Advanced manufacturing is also benefiting with an increased ability to optimise product design, increase operational efficiency, accurately determine when machine maintenance is required, optimise quality, and inform the supply chain.


The increasing amount of data available provides countless opportunities for innovation but this is critically dependent on data analysis capability. Without this it is just a whole lot of meaningless information but get this right and the possibilities are transformational.


Producing more from less


With a possible 10 billion people to feed by 2050, humanity is confronted by the challenge to increase agricultural production while also maintaining the earth's ability to support it. To meet this challenge will require a mindset shift to stop thinking infinitely and challenge the paradigm of the existing food production system. One possible solution is vertical farming.


Vertical farming is similar to greenhousing with environmental conditions controlled to maximise plant productivity. The fundamental difference is that vertical farming incorporates many layers to multiply the outputs possible compared to a traditional single level system.





Another area of exploration is to diversify the plant species that the global food system is reliant upon. Currently the world is heavily dependent on a few plant species such as corn, rice, and wheat and as such they are extensively researched and developed. There is untapped potential in many lesser known plants and initiatives such as the African Orphan Crops Consortium have been established to specifically explore this. These plants could play roles in increasing the nutrition of food, increasing yields with fewer inputs, and enabling more production options for land previously considered as “unproductive”.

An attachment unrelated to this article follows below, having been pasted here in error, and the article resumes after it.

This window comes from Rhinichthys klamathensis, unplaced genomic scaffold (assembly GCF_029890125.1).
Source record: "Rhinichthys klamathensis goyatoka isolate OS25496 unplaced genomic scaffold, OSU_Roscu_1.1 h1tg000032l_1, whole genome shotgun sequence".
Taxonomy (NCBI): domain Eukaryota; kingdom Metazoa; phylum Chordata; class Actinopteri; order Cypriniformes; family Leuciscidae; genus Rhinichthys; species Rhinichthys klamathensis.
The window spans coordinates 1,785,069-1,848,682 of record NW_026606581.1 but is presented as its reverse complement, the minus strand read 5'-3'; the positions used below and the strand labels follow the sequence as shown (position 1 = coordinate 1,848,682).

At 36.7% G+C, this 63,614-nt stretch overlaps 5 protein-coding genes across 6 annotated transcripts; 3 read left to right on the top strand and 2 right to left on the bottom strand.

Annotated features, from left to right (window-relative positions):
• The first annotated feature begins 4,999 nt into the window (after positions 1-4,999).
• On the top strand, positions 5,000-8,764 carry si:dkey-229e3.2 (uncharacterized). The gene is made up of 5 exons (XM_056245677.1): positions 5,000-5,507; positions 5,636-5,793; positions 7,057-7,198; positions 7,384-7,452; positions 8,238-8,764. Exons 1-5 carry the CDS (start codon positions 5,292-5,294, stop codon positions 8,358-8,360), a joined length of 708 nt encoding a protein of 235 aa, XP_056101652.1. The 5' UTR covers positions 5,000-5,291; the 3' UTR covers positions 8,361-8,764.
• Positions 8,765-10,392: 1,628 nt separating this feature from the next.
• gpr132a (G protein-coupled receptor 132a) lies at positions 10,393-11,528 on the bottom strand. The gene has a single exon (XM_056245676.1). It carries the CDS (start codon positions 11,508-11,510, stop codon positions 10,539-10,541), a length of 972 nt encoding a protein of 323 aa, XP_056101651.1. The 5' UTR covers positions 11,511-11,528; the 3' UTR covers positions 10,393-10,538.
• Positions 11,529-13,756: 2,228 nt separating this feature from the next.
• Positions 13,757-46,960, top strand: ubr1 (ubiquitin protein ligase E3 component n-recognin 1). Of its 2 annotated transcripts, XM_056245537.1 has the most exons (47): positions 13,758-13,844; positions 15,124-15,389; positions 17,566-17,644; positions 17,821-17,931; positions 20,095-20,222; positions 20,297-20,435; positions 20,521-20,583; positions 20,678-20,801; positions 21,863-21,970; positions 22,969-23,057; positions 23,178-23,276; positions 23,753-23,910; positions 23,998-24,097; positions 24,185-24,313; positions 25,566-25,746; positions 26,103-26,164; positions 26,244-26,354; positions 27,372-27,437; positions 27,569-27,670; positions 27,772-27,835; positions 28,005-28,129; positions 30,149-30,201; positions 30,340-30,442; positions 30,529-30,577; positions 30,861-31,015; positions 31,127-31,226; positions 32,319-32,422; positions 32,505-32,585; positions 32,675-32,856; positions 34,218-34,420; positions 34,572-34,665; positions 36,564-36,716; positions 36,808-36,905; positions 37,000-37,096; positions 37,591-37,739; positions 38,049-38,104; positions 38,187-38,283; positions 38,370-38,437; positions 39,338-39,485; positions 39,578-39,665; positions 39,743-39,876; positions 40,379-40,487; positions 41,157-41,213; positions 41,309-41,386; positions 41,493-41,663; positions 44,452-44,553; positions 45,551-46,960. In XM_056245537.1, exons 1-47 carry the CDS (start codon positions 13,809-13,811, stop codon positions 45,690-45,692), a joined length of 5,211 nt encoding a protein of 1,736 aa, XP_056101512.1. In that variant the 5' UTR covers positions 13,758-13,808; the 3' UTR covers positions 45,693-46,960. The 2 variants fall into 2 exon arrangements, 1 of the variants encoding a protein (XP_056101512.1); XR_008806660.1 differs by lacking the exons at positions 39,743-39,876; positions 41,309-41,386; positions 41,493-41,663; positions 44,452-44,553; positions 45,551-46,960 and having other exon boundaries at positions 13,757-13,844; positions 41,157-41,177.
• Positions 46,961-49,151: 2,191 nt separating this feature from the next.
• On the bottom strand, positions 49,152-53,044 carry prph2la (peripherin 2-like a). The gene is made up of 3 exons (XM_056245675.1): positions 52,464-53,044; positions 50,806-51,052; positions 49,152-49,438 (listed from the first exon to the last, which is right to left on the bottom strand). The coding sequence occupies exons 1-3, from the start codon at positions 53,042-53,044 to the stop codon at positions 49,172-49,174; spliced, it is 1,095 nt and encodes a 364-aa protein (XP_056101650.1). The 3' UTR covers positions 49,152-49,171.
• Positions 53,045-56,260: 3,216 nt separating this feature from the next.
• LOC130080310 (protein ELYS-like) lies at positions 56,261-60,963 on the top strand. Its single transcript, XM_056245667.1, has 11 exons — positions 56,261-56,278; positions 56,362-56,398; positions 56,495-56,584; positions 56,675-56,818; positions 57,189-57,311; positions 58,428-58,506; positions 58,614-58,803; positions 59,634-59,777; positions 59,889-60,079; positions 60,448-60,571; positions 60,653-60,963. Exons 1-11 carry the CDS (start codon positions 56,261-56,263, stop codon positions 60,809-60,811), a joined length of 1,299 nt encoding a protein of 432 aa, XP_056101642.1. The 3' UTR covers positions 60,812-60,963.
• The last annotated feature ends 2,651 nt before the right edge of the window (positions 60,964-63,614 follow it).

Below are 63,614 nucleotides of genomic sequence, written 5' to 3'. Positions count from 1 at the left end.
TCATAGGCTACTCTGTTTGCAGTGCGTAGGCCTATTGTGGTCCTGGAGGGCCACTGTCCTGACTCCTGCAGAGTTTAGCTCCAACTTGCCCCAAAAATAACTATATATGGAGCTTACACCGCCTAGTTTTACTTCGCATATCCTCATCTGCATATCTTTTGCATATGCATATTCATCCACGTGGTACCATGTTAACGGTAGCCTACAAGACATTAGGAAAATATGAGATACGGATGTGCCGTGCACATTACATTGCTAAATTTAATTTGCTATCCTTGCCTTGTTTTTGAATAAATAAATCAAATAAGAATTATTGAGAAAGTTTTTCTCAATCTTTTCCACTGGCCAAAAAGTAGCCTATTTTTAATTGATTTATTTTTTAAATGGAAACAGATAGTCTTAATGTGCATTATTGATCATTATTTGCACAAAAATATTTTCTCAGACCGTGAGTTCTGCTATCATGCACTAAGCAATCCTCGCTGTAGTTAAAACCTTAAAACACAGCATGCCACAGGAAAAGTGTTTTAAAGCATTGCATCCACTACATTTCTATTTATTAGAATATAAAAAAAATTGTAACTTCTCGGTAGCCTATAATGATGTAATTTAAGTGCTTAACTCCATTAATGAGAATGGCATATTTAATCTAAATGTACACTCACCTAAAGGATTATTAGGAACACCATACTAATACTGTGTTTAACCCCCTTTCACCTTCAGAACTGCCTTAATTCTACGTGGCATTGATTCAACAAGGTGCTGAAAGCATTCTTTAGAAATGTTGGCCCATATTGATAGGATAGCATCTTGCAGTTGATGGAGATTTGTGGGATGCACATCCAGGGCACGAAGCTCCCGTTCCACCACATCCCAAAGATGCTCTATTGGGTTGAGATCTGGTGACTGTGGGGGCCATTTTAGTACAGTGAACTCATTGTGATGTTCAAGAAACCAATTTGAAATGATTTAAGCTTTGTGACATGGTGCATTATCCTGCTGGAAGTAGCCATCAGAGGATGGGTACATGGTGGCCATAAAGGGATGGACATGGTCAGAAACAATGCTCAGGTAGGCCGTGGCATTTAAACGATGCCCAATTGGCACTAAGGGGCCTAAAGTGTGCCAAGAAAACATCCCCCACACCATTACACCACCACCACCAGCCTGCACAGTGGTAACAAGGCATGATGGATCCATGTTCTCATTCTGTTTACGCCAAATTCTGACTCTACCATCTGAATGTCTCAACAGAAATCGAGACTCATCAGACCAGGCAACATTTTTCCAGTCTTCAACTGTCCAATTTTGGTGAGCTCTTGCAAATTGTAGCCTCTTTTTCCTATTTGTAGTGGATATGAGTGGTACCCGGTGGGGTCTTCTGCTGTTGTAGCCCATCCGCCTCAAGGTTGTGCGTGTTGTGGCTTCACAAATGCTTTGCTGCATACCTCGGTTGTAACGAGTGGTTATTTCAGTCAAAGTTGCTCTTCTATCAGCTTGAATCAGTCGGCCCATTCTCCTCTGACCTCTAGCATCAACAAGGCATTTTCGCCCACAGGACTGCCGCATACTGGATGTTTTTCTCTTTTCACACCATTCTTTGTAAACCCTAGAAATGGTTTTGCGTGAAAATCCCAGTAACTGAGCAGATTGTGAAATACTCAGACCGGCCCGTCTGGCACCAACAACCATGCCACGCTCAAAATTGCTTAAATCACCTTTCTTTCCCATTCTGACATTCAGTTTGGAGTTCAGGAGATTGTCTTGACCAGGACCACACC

Waste management


An outcome of the need to produce more is that there is more waste to manage and while disposal is seen as the main method of handling this, waste will increasingly contribute to environmental degradation. Food waste is particularly destructive contributing significantly to global greenhouse production. This is aside from the travesty of an estimated 30% of food being wasted while millions globally go hungry every day.





Innovative solutions are supporting the shift from disposal towards a circular economy. Award winning company Goterra, has developed a modular waste management unit that uses Black Soldier Flies to convert “waste” to a valuable resource that can produce high quality products such as high protein feedstock or soil conditioning fertilizer.


Summary


The world is under threat and we must respond if we are to change the heading we are on. The challenges are tough and all-encompassing and to crack them will require mindset shift, courage, and innovation. The Food and Agriculture industries will play critical roles and there are promising signs as science and technology breakthroughs fuel innovation. There is a long way to go but there’s never been a more exciting time to be a part of the industry.